“The extent to which TEQSA is likely to be the recipient of timely and valuable information that is of a comprehensive and substantial nature to enable an investigation or even a prosecution to be pursued are not at all clear. Indeed, the timeliness with which some other activities are managed by the higher education regulator, may indicate that prosecution is a less than realistic possibility.”
But whatever TEQSA does, the Eight do not want universities to pay for it, “the Go8 understands the activities outlined for TEQSA under the Bill are not to be cost-recovered which is welcome.” This is not least because the agency will “need to rely largely if not exclusively on information passed to its officers from within universities.”
Giant steps are what you take
“Follow the footsteps of astronauts by taking the Moon Rock Trail across Canberra, from this Friday,” ANU’s Mount Stromlo Observatory announces. It’s a promotion for a tour of Canberra space-related sites, to celebrate the 50th anniversary of the first moon landing. No, CMM will not attempt a joke about Canberra being on another planet.
Uni Queensland takes a big step towards Ramsay western civ courses
Academic Board backs proposed courses
The university’s Academic Board yesterday voted in favour of the proposed Bachelor of Humanities/Laws, including a western civilisation extended major in this new programme. It also supported a Ramsay-major in the existing Bachelor of Advanced Humanities. Both are designed by university academics.
The approvals now go to DVC A Joanne Wright, who will make a recommendation to VC Peter Hoj. The university is continuing discussions on university control of all aspects of staff and teaching with the Ramsay Centre.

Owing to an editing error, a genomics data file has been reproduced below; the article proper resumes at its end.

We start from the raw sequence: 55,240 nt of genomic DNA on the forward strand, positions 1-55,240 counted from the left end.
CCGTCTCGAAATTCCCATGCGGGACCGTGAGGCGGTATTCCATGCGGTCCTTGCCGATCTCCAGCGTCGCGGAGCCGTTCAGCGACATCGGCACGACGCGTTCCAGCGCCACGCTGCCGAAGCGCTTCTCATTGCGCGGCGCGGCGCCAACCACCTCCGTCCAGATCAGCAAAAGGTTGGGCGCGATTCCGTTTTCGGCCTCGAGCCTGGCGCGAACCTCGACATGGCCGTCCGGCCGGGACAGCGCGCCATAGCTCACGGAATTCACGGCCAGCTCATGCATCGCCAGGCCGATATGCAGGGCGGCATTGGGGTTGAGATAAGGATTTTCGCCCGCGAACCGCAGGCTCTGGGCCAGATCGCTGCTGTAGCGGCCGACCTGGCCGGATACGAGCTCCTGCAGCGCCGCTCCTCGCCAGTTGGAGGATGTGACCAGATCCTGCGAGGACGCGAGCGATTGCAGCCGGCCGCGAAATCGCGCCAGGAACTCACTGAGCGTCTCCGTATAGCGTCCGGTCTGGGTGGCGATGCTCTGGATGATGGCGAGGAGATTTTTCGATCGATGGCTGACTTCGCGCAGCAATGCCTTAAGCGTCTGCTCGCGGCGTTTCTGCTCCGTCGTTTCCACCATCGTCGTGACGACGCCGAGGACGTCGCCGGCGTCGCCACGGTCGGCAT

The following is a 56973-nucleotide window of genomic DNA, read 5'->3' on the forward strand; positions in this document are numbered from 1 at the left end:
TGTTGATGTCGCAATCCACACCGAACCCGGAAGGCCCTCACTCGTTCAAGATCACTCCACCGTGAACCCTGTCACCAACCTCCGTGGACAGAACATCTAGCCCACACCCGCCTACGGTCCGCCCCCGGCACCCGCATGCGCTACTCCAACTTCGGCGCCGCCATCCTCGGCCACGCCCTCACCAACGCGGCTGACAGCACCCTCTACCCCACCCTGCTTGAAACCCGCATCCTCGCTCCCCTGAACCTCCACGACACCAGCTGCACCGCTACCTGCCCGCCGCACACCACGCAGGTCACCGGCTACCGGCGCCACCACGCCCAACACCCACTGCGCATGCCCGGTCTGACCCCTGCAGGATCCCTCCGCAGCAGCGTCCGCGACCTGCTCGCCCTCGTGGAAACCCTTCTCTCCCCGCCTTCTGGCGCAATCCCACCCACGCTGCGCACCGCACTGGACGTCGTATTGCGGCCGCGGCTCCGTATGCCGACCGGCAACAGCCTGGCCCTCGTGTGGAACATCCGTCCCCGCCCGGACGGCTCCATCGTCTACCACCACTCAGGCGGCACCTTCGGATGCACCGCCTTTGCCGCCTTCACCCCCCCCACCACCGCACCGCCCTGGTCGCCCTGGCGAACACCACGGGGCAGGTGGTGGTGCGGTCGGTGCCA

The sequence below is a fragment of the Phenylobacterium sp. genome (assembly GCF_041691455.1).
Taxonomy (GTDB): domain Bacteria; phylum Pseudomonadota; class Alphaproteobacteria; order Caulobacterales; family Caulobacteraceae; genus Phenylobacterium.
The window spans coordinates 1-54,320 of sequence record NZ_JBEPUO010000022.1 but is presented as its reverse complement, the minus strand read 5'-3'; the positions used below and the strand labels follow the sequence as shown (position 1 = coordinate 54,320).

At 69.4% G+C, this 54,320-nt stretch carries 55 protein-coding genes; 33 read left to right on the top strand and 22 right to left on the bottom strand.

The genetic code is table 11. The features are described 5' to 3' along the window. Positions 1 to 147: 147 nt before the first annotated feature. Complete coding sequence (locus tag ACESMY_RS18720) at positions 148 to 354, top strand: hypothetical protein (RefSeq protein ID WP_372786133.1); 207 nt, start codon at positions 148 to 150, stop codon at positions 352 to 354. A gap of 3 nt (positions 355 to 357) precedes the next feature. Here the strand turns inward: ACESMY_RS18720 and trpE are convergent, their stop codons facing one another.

The western civilisation major is said to have been supported 45 to 31 in Academic Board, with the dual degree backed 44 to 32.
The decision follows the humanities and social science faculty advisory board voting against the proposals in May. Late yesterday HASS dean Heather Zwicker told staff that she is “mindful” that the Academic Board decision “was not overwhelming.”
“We still inhabit positions of principled disagreement. No matter how you view the results of the Academic Board decision, we have work to do, in ensuring that all our HASS programs are open to the world, engaged with public partners, conversant with our students, and helping to build better relations with Aboriginal and Torres Strait Islander colleagues and communities.”
However last night university critics of the Ramsay funded programmes suggested, “it is not clear that the Ramsay people will agree to an academic program that tries to reflect the faculty’s academic concerns, and the University of Queensland Senate should still scrutinise any agreement with Ramsay carefully.”
Swinburne’s new recruitment creative
Swinburne unveiled its new recruitment campaigns to staff yesterday
A TVC features a first-in-family mature-age student studying game-design, “who pursued her passion.” An open day poster campaign uses heads, “there’s more to uni than uni” and “do today what you’ll smile about tomorrow”.
Chief Marketing Officer Sarah Graham says, “we are still committed to delivering job-ready graduates, but we also want to go beyond that. This is about Swinburne focussing on the quality of the complete university experience we offer, and the support we give students to develop the confidence and clarity they need for their future.”
Si Ming Man from ANU receives the Commonwealth health minister’s 2018 award for research. Dr Man works on anti-microbial functions of a class of disease-fighting proteins.
Griffith U’s business school has had its Association to Advance Collegiate Schools of Business accreditation renewed for five years. It is one of 16 Australian schools the AACSB approves to teach business.